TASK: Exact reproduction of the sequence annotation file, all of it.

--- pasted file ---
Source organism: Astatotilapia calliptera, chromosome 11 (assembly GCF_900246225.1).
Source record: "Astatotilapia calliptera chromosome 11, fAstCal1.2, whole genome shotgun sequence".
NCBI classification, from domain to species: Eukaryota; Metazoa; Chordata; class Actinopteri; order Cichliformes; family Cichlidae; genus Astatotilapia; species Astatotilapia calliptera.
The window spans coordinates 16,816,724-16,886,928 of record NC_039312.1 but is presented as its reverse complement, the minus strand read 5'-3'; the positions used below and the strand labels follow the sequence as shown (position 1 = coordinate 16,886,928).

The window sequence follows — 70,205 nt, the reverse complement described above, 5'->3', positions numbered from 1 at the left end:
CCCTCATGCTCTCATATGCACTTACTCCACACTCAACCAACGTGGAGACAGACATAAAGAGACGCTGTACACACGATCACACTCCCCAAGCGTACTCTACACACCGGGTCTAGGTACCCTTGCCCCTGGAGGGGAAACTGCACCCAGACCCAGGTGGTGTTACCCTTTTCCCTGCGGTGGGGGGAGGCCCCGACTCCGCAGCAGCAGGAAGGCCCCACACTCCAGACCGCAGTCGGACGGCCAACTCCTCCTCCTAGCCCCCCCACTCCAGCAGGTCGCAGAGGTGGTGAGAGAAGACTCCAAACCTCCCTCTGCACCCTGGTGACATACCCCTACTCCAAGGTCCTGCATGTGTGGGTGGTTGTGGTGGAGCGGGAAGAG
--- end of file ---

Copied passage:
Source organism: Astatotilapia calliptera, chromosome 11 (assembly GCF_900246225.1).
Source record: "Astatotilapia calliptera chromosome 11, fAstCal1.2, whole genome shotgun sequence".
NCBI classification, from domain to species: Eukaryota; Metazoa; Chordata; class Actinopteri; order Cichliformes; family Cichlidae; genus Astatotilapia; species Astatotilapia calliptera.
The window spans coordinates 16,816,724-16,886,928 of record NC_039312.1 but is presented as its reverse complement, the minus strand read 5'-3'; the positions used below and the strand labels follow the sequence as shown (position 1 = coordinate 16,886,928).

The window sequence follows — 70,205 nt, the reverse complement described above, 5'->3', positions numbered from 1 at the left end:
CCCTCATGCTCTCATATGCACTTACTCCACACTCAACCAACGTGGAGACAGACATAAAGAGACGCTGTACACACGATCACACTCCCCAAGCGTACTCTACACACCGGGTCTAGGTACCCTTGCCCCTGGAGGGGAAACTGCACCCAGACCCAGGTGGTGTTACCCTTTTCCCTGCGGTGGGGGGAGGCCCCGACTCCGCAGCAGCAGGAAGGCCCCACACTCCAGACCGCAGTCGGACGGCCAACTCCTCCTCCTAGCCCCCCCACTCCAGCAGGTCGCAGAGGTGGTGAGAGAAGACTCCAAACCTCCCTCTGCACCCTGGTGACATACCCCTACTCCAAGGTCCTGCATGTGTGGGTGGTTGTGGTGGAGCGGGAAGAG